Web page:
It was a blessing to be able to travel to Israel in June of 2001.

Four of us had worked hard to organize the trip – three ministers and me. At one time we had over 200 people making plans to travel with us.

That changed dramatically when the Palestinian/Israeli conflict escalated with more car bombs, suicide bombings and routine gunfire throughout the region.

The political climate in Israel at the time was growing increasingly dangerous. Our own U.S. State Department was strongly advising against tourist travel to the region. Many of our friends started canceling their travel plans.

However, several of us were committed to the trip and, despite the warnings, we flew to Israel. By the time our flight lifted off, we had only 55 people making the trip with us.

Luckily, during the 10 days we were in the Holy Lands, there was no violence. Also, because of the warnings, there were very few other tourists at the places we visited. It was almost like we were the only ones there.

One of the highlights of the trip was our day in Bethlehem. Every year, as the Christmas holidays approach, I remember many special moments from that trip.

Bethlehem is a little over six miles south of Jerusalem in the central West Bank region. The city is under the control of the Palestinians. We had to park our bus, which was registered in Israel, and walk quite a distance to the Palestinian checkpoint.

At both sides of the checkpoint were young soldiers in black combat gear carrying large weapons. It was an imposing entrance into the city known as the birthplace of the Prince of Peace.

We walked across a wide no-man’s-land and boarded a Palestinian bus for the final part of our drive. The bus stopped near the entrance to the courtyard of the Church of the Nativity. We were the only ones there.

The entryway into the Church of the Nativity used to be fairly large, but the Ottomans didn’t want horses to be ridden into the holy church, so they made the entrance so small that people have to enter one at a time and even average-sized people have to bend over to clear the doorway.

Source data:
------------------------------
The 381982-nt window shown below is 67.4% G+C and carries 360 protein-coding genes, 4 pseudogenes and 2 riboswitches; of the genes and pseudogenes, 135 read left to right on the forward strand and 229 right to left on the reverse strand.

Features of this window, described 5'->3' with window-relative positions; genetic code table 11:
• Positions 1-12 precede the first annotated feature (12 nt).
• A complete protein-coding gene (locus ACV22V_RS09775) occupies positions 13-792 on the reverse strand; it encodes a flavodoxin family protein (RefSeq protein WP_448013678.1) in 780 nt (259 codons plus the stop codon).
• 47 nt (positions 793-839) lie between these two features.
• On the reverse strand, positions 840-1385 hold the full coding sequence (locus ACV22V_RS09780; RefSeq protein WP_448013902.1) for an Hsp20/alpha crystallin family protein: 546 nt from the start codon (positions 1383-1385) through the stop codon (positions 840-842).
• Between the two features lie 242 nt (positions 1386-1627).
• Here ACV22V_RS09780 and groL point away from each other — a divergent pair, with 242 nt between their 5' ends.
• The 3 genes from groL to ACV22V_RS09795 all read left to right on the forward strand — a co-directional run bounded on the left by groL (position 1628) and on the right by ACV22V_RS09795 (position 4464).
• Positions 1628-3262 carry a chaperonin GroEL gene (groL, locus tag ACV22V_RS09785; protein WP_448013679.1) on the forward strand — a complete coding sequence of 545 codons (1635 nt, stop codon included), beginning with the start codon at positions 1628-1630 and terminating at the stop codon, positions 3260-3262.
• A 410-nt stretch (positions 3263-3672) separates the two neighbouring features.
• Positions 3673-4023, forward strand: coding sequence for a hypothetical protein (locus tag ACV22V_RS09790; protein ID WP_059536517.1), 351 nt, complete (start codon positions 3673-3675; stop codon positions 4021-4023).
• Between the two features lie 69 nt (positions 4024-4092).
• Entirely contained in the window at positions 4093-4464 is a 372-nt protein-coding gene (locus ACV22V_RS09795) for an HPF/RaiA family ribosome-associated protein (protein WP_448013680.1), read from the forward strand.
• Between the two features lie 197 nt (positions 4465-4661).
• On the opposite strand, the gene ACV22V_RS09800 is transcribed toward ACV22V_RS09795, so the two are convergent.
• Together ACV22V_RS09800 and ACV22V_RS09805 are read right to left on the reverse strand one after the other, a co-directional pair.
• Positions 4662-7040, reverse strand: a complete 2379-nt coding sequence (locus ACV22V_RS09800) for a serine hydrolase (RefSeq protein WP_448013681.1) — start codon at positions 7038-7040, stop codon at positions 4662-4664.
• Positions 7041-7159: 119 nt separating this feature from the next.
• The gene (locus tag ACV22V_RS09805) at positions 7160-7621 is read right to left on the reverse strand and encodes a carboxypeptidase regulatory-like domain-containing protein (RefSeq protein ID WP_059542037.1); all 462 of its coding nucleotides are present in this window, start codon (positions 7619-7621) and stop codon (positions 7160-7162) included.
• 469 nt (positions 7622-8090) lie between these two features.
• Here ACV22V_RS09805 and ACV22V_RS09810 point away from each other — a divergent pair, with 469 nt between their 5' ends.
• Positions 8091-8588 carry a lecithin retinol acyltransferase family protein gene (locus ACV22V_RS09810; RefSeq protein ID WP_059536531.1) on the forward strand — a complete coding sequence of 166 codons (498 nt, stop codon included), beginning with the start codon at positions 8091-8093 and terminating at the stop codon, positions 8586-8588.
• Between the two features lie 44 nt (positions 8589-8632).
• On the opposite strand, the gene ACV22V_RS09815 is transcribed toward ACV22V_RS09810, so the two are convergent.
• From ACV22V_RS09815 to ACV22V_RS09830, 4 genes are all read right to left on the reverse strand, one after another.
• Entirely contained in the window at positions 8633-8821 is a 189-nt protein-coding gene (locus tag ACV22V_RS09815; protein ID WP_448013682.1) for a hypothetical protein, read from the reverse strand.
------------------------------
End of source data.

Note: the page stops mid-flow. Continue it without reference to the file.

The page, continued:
Sometime before Christmas, I’ll devote an entire column to the wonders of that amazing church and our visit to the very site where Christ was born.

After our visit, we returned to the bus. It was parked in front of a gift shop that specialized in nativity scenes that were carved out of local olive wood. Some of the nativity scenes were huge — priced at thousands of dollars.

The one I bought was much smaller, but I was determined not to leave Bethlehem without a nativity scene that honored the Baby Jesus, Mary, Joseph, the Wise Men and all the humble animals that gathered around the manger.

Debbie and I still cherish that little nativity scene.

The first few years we had it, we would place it on the fireplace hearth just a few weeks before Christmas. At first we wouldn’t let the grandchildren play with it, but as time went by, and seeing how much they enjoyed playing with “The Jesus People,” we decided to leave it up year-round.

Over the past 18 years, all eight grandchildren have heard the story of Mary and Joseph and have played with the little statues.

Several years later, I noticed that our little Jack Russell, Puchi, also was enjoying a few of the little carvings. For some reason, she seemed to be particularly drawn to little Baby Jesus in his manger.

I worked on her training and thought I had broken her habit of chewing on olive wood, but a few years later we realized that Baby Jesus was gone, missing — he had completely disappeared.

I searched the back yard and found nothing – not a trace, not a sliver. I looked on the internet for a replacement Baby Jesus and found several, but none them would have fit in with the other carved olive-wood figures.

After much thought, I decided not to try to replace the Christ Child. Even one of our little grandchildren remarked, “Baby Jesus just isn’t here anymore.”

The more I thought about it, the more I realized — that’s right. Jesus isn’t here anymore. Although his spirit is still with us, people have been waiting for the return of Jesus for over 2,000 years.

He’ll be back, but until then, I think it would be useless to try and to replace him.

We’ll just wait.

Randy Riley is former Mayor of Wilmington and former Clinton County Commissioner.

Randy Riley

Contributing columnist